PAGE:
Point mutants of EHEC intimin that diminish Tir recognition and actin pedestal formation highlight a putative Tir binding pocket
Biochemistry & Molecular Pharmacology
Graduate School of Biomedical Sciences; Department of Molecular Genetics and Microbiology; Department of Biochemistry and Molecular Pharmacology
Life Sciences | Medicine and Health Sciences
Attachment to host cells by enterohaemorrhagic Escherichia coli (EHEC) is associated with the formation of a highly organized cytoskeletal structure containing filamentous actin, termed an attaching and effacing (AE) lesion. Intimin, an outer membrane protein of EHEC, is required for the formation of AE lesions, as is Tir, a bacterial protein that is translocated into the host cell to function as a receptor for intimin. We established a yeast two-hybrid assay for intimin-Tir interaction and, after random mutagenesis, isolated 24 point mutants in intimin, which disrupted Tir recognition in this system. Analysis of 11 point mutants revealed a correlation between recognition of recombinant Tir and the ability to trigger AE lesions. Many of the mutations fell within a 50-residue region near the C-terminus of intimin. Alanine-scanning mutagenesis of this region revealed four residues (Ser890, Thr909, Asn916 and Asn927) that are critical for Tir recognition. Mapping the sequences of EHEC intimin and Tir onto the crystal structure of the intimin-Tir complex of enteropathogenic E. coli predicts that each of these four intimin residues lies at the intimin-Tir interface and contributes to a pocket that interacts with Ile298 of EHEC Tir. Thus, this genetic approach to intimin function both identified residues critical for Tir binding and demonstrated a correlation between the ability to bind Tir and the ability to trigger actin focusing.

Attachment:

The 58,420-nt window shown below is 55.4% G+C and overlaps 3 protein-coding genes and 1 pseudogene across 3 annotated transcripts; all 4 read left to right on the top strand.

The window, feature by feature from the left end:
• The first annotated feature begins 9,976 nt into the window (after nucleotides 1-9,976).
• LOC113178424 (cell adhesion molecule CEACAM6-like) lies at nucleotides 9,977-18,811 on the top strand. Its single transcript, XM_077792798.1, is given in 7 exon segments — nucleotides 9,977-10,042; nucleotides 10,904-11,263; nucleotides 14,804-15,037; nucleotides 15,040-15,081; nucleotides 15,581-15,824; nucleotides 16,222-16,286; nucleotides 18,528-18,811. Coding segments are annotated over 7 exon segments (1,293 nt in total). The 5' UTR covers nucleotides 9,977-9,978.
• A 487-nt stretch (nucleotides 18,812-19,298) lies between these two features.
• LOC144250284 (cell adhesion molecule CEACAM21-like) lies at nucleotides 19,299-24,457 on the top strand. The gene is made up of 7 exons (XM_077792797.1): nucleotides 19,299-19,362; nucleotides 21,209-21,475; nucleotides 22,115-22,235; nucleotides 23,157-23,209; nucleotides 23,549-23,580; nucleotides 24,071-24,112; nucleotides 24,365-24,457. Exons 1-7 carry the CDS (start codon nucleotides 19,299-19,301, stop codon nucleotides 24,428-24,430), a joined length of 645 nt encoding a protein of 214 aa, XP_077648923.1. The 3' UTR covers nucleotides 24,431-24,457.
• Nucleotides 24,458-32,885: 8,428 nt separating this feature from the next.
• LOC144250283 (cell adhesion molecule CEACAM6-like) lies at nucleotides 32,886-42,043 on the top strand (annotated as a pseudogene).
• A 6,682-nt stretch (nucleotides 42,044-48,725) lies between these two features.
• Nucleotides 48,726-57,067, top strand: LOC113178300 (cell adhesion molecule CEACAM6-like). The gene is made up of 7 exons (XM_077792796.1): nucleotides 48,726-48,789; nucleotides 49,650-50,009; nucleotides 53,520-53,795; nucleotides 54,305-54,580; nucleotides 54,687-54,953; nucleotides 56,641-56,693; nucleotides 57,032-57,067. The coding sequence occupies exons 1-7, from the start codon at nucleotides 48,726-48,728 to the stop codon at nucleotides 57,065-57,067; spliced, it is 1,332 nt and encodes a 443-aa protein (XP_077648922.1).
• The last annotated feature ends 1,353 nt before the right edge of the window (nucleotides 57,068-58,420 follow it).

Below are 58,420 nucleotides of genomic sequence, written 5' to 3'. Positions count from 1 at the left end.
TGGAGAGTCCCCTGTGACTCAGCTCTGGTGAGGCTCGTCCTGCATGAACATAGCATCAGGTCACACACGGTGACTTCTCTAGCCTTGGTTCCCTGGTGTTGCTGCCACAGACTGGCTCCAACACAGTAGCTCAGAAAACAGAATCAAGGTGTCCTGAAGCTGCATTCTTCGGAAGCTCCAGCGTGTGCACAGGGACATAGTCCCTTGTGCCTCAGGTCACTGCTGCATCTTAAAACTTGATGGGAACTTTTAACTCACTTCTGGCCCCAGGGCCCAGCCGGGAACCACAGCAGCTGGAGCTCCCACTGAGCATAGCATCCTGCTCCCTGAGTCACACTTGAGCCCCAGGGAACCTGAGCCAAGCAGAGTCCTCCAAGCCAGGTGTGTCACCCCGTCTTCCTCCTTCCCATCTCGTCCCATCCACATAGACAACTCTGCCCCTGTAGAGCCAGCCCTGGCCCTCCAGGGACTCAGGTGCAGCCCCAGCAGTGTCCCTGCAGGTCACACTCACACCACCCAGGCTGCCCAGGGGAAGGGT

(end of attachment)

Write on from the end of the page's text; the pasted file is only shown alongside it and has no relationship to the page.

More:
DOI of Published Version
Mol Microbiol. 2002 Sep;45(6):1557-73.
Liu H, Radhakrishnan P, Magoun L, Prabu-Jeyabalan M, Campellone KG, Savage PJ, He F, Schiffer CA, Leong JM. (2002). Point mutants of EHEC intimin that diminish Tir recognition and actin pedestal formation highlight a putative Tir binding pocket. GSBS Student Publications. https://doi.org/10.1046/j.1365-2958.2002.03137.x. Retrieved from https://escholarship.umassmed.edu/gsbs_sp/774